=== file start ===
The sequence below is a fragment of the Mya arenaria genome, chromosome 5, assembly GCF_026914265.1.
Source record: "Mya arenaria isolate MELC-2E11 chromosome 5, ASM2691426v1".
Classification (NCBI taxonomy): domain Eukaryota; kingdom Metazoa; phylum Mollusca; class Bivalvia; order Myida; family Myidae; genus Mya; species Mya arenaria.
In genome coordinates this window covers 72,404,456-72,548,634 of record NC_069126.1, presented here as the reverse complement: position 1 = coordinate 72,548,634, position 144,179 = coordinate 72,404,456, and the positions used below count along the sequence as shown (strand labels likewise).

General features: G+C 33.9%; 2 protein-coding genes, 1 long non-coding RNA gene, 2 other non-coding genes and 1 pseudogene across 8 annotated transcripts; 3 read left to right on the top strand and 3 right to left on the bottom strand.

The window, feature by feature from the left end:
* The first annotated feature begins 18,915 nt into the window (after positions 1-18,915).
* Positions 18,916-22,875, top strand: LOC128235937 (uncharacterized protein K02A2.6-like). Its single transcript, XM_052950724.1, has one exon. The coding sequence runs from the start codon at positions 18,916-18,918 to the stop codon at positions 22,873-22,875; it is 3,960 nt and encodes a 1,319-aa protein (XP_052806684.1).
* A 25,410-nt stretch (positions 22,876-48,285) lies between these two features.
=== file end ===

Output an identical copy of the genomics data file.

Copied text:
The sequence below is a fragment of the Mya arenaria genome, chromosome 5, assembly GCF_026914265.1.
Source record: "Mya arenaria isolate MELC-2E11 chromosome 5, ASM2691426v1".
Classification (NCBI taxonomy): domain Eukaryota; kingdom Metazoa; phylum Mollusca; class Bivalvia; order Myida; family Myidae; genus Mya; species Mya arenaria.
In genome coordinates this window covers 72,404,456-72,548,634 of record NC_069126.1, presented here as the reverse complement: position 1 = coordinate 72,548,634, position 144,179 = coordinate 72,404,456, and the positions used below count along the sequence as shown (strand labels likewise).

General features: G+C 33.9%; 2 protein-coding genes, 1 long non-coding RNA gene, 2 other non-coding genes and 1 pseudogene across 8 annotated transcripts; 3 read left to right on the top strand and 3 right to left on the bottom strand.

The window, feature by feature from the left end:
* The first annotated feature begins 18,915 nt into the window (after positions 1-18,915).
* Positions 18,916-22,875, top strand: LOC128235937 (uncharacterized protein K02A2.6-like). Its single transcript, XM_052950724.1, has one exon. The coding sequence runs from the start codon at positions 18,916-18,918 to the stop codon at positions 22,873-22,875; it is 3,960 nt and encodes a 1,319-aa protein (XP_052806684.1).
* A 25,410-nt stretch (positions 22,876-48,285) lies between these two features.